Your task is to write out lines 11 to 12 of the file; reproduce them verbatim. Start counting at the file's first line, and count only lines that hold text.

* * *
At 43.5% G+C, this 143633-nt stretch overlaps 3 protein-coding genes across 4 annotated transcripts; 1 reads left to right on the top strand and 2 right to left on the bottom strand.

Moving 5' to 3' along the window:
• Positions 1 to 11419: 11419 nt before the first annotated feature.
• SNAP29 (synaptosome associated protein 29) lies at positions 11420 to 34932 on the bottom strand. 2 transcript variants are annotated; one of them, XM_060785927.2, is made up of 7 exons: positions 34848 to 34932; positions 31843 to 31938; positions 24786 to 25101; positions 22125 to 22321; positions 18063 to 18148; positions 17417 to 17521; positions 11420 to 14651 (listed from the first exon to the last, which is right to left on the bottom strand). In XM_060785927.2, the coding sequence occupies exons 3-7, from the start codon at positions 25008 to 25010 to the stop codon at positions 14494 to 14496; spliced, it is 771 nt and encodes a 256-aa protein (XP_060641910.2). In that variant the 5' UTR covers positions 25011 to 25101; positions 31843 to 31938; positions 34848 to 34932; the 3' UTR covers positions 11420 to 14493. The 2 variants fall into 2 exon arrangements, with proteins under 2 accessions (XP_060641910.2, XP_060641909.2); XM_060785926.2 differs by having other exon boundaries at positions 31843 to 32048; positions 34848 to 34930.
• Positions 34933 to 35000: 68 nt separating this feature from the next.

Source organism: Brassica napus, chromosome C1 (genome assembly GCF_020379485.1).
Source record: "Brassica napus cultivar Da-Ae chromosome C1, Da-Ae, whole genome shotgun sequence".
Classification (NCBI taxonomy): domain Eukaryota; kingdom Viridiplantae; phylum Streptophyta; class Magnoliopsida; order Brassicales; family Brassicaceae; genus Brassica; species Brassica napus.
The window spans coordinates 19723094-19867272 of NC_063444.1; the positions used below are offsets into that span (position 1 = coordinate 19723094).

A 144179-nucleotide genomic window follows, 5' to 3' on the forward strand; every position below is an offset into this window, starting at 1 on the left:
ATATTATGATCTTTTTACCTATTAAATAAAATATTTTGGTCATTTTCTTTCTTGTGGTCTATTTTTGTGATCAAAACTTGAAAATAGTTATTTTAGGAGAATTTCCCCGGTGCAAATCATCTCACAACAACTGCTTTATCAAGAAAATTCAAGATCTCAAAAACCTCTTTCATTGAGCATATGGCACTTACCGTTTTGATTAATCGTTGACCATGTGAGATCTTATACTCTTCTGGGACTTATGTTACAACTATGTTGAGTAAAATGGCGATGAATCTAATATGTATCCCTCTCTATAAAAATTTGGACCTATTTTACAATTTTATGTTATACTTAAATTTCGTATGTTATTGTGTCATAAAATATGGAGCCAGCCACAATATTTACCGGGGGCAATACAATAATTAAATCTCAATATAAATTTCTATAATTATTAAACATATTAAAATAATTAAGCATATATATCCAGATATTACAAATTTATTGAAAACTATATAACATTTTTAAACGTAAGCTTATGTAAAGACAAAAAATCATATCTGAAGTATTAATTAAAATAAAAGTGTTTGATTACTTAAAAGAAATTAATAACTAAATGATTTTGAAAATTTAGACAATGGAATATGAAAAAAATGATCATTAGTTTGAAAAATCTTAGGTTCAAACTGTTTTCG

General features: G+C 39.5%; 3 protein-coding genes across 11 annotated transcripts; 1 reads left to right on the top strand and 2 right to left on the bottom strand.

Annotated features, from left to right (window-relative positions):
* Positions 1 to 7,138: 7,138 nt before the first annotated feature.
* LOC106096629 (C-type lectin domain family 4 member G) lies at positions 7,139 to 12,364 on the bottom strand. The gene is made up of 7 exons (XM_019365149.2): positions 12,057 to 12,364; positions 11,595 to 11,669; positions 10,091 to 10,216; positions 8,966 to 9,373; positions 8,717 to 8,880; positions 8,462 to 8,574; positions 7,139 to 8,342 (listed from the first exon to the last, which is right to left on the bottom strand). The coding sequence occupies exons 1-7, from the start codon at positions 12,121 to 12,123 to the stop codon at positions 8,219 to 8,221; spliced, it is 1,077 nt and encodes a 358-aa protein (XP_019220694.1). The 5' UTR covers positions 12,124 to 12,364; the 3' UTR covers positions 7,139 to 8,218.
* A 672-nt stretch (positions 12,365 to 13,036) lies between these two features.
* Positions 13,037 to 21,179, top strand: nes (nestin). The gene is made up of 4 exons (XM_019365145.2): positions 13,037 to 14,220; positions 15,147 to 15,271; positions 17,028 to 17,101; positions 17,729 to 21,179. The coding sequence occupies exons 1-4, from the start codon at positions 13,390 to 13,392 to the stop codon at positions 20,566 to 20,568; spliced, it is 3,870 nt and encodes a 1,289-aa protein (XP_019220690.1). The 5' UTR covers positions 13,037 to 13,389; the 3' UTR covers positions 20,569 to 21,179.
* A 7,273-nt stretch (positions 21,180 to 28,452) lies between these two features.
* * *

ATATTATGATCTTTTTACCTATTAAATAAAATATTTTGGTCATTTTCTTTCTTGTGGTCTATTTTTGTGATCAAAACTTGAAAATAGTTATTTTAGGAGAATTTCCCCGGTGCAAATCATCTCACAACAACTGCTTTATCAAGAAAATTCAAGATCTCAAAAACCTCTTTCATTGAGCATATGGCACTTACCGTTTTGATTAATCGTTGACCATGTGAGATCTTATACTCTTCTGGGACTTATGTTACAACTATGTTGAGTAAAATGGCGATGAATCTAATATGTATCCCTCTCTATAAAAATTTGGACCTATTTTACAATTTTATGTTATACTTAAATTTCGTATGTTATTGTGTCATAAAATATGGAGCCAGCCACAATATTTACCGGGGGCAATACAATAATTAAATCTCAATATAAATTTCTATAATTATTAAACATATTAAAATAATTAAGCATATATATCCAGATATTACAAATTTATTGAAAACTATATAACATTTTTAAACGTAAGCTTATGTAAAGACAAAAAATCATATCTGAAGTATTAATTAAAATAAAAGTGTTTGATTACTTAAAAGAAATTAATAACTAAATGATTTTGAAAATTTAGACAATGGAATATGAAAAAAATGATCATTAGTTTGAAAAATCTTAGGTTCAAACTGTTTTCG

General features: G+C 39.5%; 3 protein-coding genes across 11 annotated transcripts; 1 reads left to right on the top strand and 2 right to left on the bottom strand.